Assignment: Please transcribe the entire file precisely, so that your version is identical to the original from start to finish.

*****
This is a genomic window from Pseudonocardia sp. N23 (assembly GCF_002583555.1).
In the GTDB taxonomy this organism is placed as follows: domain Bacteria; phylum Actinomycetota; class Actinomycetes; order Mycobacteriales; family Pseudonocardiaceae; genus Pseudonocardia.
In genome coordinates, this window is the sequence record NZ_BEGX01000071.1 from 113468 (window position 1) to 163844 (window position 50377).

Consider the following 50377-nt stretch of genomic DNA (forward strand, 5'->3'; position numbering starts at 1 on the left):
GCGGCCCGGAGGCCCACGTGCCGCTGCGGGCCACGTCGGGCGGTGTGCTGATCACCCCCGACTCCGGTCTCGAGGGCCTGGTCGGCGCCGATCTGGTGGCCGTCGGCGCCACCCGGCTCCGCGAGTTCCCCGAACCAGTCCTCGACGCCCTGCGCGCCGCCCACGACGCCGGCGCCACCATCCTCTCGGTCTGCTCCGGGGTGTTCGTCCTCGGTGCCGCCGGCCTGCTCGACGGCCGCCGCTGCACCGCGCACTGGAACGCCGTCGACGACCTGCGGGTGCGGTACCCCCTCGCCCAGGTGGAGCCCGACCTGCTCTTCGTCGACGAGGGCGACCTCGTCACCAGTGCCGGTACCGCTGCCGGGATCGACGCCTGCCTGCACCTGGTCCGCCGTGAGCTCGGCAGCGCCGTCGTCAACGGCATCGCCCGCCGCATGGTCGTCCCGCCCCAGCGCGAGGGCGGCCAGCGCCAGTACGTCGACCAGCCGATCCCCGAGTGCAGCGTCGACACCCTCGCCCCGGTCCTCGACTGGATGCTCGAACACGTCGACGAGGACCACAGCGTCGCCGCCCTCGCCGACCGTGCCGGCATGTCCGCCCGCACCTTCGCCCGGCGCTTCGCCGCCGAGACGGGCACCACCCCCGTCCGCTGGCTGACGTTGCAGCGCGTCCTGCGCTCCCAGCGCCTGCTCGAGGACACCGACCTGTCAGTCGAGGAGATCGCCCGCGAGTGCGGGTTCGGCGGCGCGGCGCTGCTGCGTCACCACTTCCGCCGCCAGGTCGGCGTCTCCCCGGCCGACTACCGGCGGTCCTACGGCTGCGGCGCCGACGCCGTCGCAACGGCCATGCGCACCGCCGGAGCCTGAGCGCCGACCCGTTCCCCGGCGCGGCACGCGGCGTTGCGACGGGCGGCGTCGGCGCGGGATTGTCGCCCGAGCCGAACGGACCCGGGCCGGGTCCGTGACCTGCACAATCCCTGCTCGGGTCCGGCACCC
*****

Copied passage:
This is a genomic window from Pseudonocardia sp. N23 (assembly GCF_002583555.1).
In the GTDB taxonomy this organism is placed as follows: domain Bacteria; phylum Actinomycetota; class Actinomycetes; order Mycobacteriales; family Pseudonocardiaceae; genus Pseudonocardia.
In genome coordinates, this window is the sequence record NZ_BEGX01000071.1 from 113468 (window position 1) to 163844 (window position 50377).

Consider the following 50377-nt stretch of genomic DNA (forward strand, 5'->3'; position numbering starts at 1 on the left):
GCGGCCCGGAGGCCCACGTGCCGCTGCGGGCCACGTCGGGCGGTGTGCTGATCACCCCCGACTCCGGTCTCGAGGGCCTGGTCGGCGCCGATCTGGTGGCCGTCGGCGCCACCCGGCTCCGCGAGTTCCCCGAACCAGTCCTCGACGCCCTGCGCGCCGCCCACGACGCCGGCGCCACCATCCTCTCGGTCTGCTCCGGGGTGTTCGTCCTCGGTGCCGCCGGCCTGCTCGACGGCCGCCGCTGCACCGCGCACTGGAACGCCGTCGACGACCTGCGGGTGCGGTACCCCCTCGCCCAGGTGGAGCCCGACCTGCTCTTCGTCGACGAGGGCGACCTCGTCACCAGTGCCGGTACCGCTGCCGGGATCGACGCCTGCCTGCACCTGGTCCGCCGTGAGCTCGGCAGCGCCGTCGTCAACGGCATCGCCCGCCGCATGGTCGTCCCGCCCCAGCGCGAGGGCGGCCAGCGCCAGTACGTCGACCAGCCGATCCCCGAGTGCAGCGTCGACACCCTCGCCCCGGTCCTCGACTGGATGCTCGAACACGTCGACGAGGACCACAGCGTCGCCGCCCTCGCCGACCGTGCCGGCATGTCCGCCCGCACCTTCGCCCGGCGCTTCGCCGCCGAGACGGGCACCACCCCCGTCCGCTGGCTGACGTTGCAGCGCGTCCTGCGCTCCCAGCGCCTGCTCGAGGACACCGACCTGTCAGTCGAGGAGATCGCCCGCGAGTGCGGGTTCGGCGGCGCGGCGCTGCTGCGTCACCACTTCCGCCGCCAGGTCGGCGTCTCCCCGGCCGACTACCGGCGGTCCTACGGCTGCGGCGCCGACGCCGTCGCAACGGCCATGCGCACCGCCGGAGCCTGAGCGCCGACCCGTTCCCCGGCGCGGCACGCGGCGTTGCGACGGGCGGCGTCGGCGCGGGATTGTCGCCCGAGCCGAACGGACCCGGGCCGGGTCCGTGACCTGCACAATCCCTGCTCGGGTCCGGCACCC